Tim Reckart Talks Head Over Heels
Spend enough time at film festival screenings and you soon realize that some of the best, most innovative and interesting animated shorts made today are student films. You still have to wade through the usual amount of dreck to find the truly outstanding pieces. But by and large, the work being produced by student animators is certainly on par with the work of the vast majority of independent animators you’ll find lurking about today’s animation community, hiding in the shadows as they wait for their renders to finish or their disability checks to arrive.
One of the best animated shorts you’ll find from last year’s crop is one such student piece, Timothy Reckart’s graduate film, Head Over Heels. The only student film among this year’s Oscar nominees, Head Over Heels takes a poignant, funny and remarkably mature look at the inherent struggles that both define and plague relationships. The film’s unique frame of reference – a husband and wife living upside down from each other, separated by gravity – forms the central visual metaphor that has meaning and context within any conflict between two people.
Following in the footsteps of his idol, Nick Park, Timothy did his work at the UK’s National Film and Television School. In fact, his stop-motion graduate film comes exactly 30 years after Mr. Park’s introduction of Wallace and Gromit in his 1982 graduate film. After meeting Timothy and his film’s producer, Fodhla Cronin O’Reilly (pronounced “Fola”) at this year’s Annie Awards, where Head Over Heels took home the Best Student Film award, we had a chance to talk about his film, his first time directing a real crew and the challenges of telling such a compelling story without the benefit of any dialogue.
Dan Sarto: So tell me about the genesis of your film? How did you first come up with the idea?
Timothy Reckart: So, it started with the idea of a husband and wife who are separated by gravity. That encapsulated a lot of ideas that I had been thinking about, things that I thought would be great to address with the film. One of those was the kind of hostile tone that political disagreement has taken on in the US over the past few years. So it appealed to me, because it’s a story about two people who see the world differently, but they still have to find a way to live together. This is an idea that could apply to political, religious, really any sort of ideological disagreement. It was a great metaphor for that. Of course, it’s also directly about marriage. It highlights what I’ve seen with marriages. Personally, I’m not married but the married people in my life have provided great examples of the fact that marriage doesn’t just “happen.” You have to work at it, to “try.” This film is an opportunity to talk about the sacrifice that fuels marriage. The other thing was at the time, I was studying in England and my girlfriend was in New York. So during the animation process, that divide also provided a lot of emotional fuel for all the acting and performances of the puppets.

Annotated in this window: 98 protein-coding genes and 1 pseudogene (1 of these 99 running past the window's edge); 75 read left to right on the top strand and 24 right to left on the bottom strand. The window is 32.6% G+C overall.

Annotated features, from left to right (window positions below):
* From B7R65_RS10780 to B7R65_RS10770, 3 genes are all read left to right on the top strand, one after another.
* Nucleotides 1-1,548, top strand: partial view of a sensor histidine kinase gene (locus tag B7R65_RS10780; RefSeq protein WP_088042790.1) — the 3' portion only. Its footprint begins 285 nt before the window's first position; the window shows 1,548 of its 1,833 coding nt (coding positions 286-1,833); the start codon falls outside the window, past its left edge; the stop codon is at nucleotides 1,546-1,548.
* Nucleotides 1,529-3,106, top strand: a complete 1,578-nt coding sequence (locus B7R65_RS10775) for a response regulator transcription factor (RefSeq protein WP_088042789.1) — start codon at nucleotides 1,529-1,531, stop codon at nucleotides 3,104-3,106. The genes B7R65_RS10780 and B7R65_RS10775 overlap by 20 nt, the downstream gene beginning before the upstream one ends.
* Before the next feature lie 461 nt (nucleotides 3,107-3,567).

Once I had settled on this idea, we decided to go with stop-motion because it’s the sort of idea that could just be a metaphor and could work just at the conceptual level. Just having a world of ideas. I wanted it to have realism. I wanted the world to be tangible, for people to feel this upward gravity, that they weren’t watching the film at arm’s length. I wanted people to always be aware of the metaphor but actually remain fully immersed in the here and now of the characters. Ultimately that was why stop-motion was the right medium. It’s got that intense focus on miniatures which exaggerates the textures that all the objects have naturally, that makes everything so immediate and tactile. Also, it’s wonderful because you can do some fun things in-depth. We didn’t have to do everything like a doll house. We could do some high angles, low angles, do some interesting over the shoulder shots, which were actually sort of below the shoulders in a way. Stop-motion was going to be the only way to do it. It was a weird choice though. When we started doing development meetings with the school faculty there was some concern about how the hell we were going to build a set where you can hang the puppets from the ceiling. Are we going to need to flip the set? That kind of thing. Because it’s just not something that people usually do with stop-motion.
DS: No they don’t.
TR: Yeah. It was funny because the one reference I used to show them it could be done was the bit in The Wrong Trousers where Wallace is walking on the ceiling of the art museum. It was great being in England because we had the context of Aardman. I asked a couple contacts there how that was done. [They said] they literally just put it upside down, it was that simple. So we knew we could do it. We needed to find a way to build the set so that we could flip it. The way we ended up doing is was the whole thing was built so it could be taken apart and reassembled without destroying it. That was the set build.
We crew up at the film school with one student from each discipline. We had a production design student, one [handling] editing, composing, sound design and cinematography. The production design student headed up the set build. Over the course of around five months, we built all the props, the sets and the puppets. Then it was time to start animating.